06 Jul Reputational Risk: Are your assets a liability?
Consider a healthcare organization with tobacco holdings; or a religious organization invested in the arms race; or perhaps a land conservancy with interests in the tar sands. These are reputational disasters waiting to happen.
Reputation damage is the No. 1 risk concern for private sector executives around the world—nonprofit organizations are no less vulnerable to a sudden escalation of scrutiny driven by the volatile combination of vocal critics and social media sharing.
It takes 20 years to build a reputation and five minutes to ruin it. If you think about that, you’ll do things differently. —Warren Buffett
Hard-to-assess intangible assets like brand recognition, intellectual capital, and goodwill are especially vulnerable. It is tough to compete for funds, talent, and earned media with a shadow hanging over your reputation and integrity.
Mitigate risk by closing the reputational gap
With growing discussions and evolving expectations around climate change, putting policy into practice is critical. The consequence of failing to adopt—and follow—a policy on fossil fuel investment, “should not be underestimated,”  notes investment firm Towers Watson. Aligning organizational values with policies and actions closes this gap, mitigates risk, and solidifies reputation thanks to a halo effect.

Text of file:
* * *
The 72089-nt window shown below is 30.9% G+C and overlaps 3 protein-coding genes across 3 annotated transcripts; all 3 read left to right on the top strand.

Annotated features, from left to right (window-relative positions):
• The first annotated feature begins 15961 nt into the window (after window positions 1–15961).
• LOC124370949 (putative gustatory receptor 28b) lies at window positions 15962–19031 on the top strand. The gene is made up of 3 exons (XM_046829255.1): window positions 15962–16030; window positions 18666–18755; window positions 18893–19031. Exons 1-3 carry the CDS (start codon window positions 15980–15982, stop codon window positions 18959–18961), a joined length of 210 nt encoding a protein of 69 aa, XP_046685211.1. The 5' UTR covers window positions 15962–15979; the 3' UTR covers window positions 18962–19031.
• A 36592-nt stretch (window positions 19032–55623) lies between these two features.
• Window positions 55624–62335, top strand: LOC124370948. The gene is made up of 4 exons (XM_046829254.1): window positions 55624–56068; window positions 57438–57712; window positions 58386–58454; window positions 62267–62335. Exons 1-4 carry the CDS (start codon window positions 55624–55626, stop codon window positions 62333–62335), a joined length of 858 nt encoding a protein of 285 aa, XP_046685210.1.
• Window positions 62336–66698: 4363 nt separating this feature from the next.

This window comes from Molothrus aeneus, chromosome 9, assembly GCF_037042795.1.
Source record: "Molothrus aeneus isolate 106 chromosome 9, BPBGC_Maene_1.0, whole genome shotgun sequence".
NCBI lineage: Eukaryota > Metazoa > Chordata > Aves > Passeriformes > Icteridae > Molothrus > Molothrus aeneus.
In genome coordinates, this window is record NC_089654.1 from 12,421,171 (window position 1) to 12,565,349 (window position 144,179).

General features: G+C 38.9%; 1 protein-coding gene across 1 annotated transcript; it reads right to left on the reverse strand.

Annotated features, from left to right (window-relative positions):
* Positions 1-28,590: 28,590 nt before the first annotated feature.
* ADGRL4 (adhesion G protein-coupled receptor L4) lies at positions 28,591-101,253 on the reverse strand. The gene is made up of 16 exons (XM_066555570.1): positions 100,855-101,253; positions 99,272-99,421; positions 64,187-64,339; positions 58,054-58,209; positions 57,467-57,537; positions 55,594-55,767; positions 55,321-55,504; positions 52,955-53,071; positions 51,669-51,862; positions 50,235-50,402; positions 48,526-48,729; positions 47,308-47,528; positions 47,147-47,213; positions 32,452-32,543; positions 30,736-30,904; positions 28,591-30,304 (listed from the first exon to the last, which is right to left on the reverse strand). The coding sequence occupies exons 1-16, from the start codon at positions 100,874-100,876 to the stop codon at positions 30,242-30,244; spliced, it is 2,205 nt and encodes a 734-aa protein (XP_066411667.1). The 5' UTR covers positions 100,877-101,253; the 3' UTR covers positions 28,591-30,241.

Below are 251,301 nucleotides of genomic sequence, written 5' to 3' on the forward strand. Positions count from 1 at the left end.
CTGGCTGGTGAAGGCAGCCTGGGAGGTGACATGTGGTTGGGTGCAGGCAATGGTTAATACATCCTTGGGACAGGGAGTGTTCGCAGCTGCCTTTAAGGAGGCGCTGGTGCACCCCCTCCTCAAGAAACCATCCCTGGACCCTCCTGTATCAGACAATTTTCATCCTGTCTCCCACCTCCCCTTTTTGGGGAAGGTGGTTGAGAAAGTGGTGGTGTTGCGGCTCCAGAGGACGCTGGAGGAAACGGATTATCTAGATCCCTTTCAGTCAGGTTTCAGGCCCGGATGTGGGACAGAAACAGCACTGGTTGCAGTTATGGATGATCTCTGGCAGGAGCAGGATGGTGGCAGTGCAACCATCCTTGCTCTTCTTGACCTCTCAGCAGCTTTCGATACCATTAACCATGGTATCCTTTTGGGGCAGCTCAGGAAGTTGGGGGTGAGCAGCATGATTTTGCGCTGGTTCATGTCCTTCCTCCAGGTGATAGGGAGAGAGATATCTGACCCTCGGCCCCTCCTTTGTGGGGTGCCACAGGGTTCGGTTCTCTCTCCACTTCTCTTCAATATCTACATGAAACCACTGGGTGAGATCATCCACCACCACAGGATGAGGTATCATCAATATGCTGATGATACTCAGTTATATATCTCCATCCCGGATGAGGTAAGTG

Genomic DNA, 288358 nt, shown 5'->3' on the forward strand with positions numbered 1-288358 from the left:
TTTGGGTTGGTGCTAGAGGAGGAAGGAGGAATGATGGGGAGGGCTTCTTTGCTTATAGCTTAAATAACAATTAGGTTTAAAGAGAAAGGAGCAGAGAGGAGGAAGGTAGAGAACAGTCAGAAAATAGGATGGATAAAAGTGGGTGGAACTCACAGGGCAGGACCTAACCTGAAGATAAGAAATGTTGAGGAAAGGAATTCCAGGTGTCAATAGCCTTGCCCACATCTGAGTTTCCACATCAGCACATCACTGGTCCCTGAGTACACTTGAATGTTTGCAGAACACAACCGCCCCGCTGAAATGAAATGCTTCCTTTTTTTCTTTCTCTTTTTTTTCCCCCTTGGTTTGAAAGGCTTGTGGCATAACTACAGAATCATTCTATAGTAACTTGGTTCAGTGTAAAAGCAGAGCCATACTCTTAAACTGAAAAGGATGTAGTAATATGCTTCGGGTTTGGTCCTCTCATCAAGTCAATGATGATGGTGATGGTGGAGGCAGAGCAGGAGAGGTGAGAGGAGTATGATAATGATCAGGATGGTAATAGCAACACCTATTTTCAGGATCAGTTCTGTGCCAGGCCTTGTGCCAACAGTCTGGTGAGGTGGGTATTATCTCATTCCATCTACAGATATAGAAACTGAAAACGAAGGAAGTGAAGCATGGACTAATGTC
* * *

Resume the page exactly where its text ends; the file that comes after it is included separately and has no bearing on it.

There is a new fiduciary duty for asset stewards: to manage dollars well, and to do due diligence in aligning those dollars with the new expectation that investments must add value to an organization’s sector. This means heightened scrutiny of possible investments—diving deep and analyzing each company based on their ESG policies and practices.
Finding the right investment manager is an important step in this process. Socially responsible investing demands portfolio flexibility and customization. Are your assets working for your mission, or putting your organization at risk?
 Fossil Fuels: Exploring the Stranded Assets Debate, Towers Watson, 2014, 12.